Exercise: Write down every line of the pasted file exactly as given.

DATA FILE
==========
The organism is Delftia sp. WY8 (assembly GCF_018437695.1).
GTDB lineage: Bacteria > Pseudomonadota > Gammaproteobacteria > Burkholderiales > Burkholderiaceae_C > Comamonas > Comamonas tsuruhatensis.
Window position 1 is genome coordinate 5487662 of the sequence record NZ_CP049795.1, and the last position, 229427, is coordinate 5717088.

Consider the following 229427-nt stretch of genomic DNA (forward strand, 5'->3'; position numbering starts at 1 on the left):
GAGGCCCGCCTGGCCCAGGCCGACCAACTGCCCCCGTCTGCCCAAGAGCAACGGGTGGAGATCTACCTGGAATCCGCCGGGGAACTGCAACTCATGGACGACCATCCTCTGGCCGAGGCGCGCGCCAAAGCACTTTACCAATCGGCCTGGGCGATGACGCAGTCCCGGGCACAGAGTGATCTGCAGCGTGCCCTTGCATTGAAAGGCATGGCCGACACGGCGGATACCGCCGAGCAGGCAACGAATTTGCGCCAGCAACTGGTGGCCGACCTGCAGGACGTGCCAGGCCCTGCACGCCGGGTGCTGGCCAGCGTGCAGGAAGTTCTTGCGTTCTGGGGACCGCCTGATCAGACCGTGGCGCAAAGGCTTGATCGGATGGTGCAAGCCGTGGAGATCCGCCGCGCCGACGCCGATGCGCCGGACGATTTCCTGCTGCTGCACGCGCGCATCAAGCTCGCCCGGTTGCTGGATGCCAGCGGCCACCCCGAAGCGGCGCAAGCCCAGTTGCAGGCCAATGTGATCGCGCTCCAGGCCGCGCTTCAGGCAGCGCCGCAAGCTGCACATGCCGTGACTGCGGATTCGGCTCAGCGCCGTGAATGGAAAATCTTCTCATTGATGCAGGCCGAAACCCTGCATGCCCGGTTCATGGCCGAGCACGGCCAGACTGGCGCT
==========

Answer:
The organism is Delftia sp. WY8 (assembly GCF_018437695.1).
GTDB lineage: Bacteria > Pseudomonadota > Gammaproteobacteria > Burkholderiales > Burkholderiaceae_C > Comamonas > Comamonas tsuruhatensis.
Window position 1 is genome coordinate 5487662 of the sequence record NZ_CP049795.1, and the last position, 229427, is coordinate 5717088.

Consider the following 229427-nt stretch of genomic DNA (forward strand, 5'->3'; position numbering starts at 1 on the left):
GAGGCCCGCCTGGCCCAGGCCGACCAACTGCCCCCGTCTGCCCAAGAGCAACGGGTGGAGATCTACCTGGAATCCGCCGGGGAACTGCAACTCATGGACGACCATCCTCTGGCCGAGGCGCGCGCCAAAGCACTTTACCAATCGGCCTGGGCGATGACGCAGTCCCGGGCACAGAGTGATCTGCAGCGTGCCCTTGCATTGAAAGGCATGGCCGACACGGCGGATACCGCCGAGCAGGCAACGAATTTGCGCCAGCAACTGGTGGCCGACCTGCAGGACGTGCCAGGCCCTGCACGCCGGGTGCTGGCCAGCGTGCAGGAAGTTCTTGCGTTCTGGGGACCGCCTGATCAGACCGTGGCGCAAAGGCTTGATCGGATGGTGCAAGCCGTGGAGATCCGCCGCGCCGACGCCGATGCGCCGGACGATTTCCTGCTGCTGCACGCGCGCATCAAGCTCGCCCGGTTGCTGGATGCCAGCGGCCACCCCGAAGCGGCGCAAGCCCAGTTGCAGGCCAATGTGATCGCGCTCCAGGCCGCGCTTCAGGCAGCGCCGCAAGCTGCACATGCCGTGACTGCGGATTCGGCTCAGCGCCGTGAATGGAAAATCTTCTCATTGATGCAGGCCGAAACCCTGCATGCCCGGTTCATGGCCGAGCACGGCCAGACTGGCGCT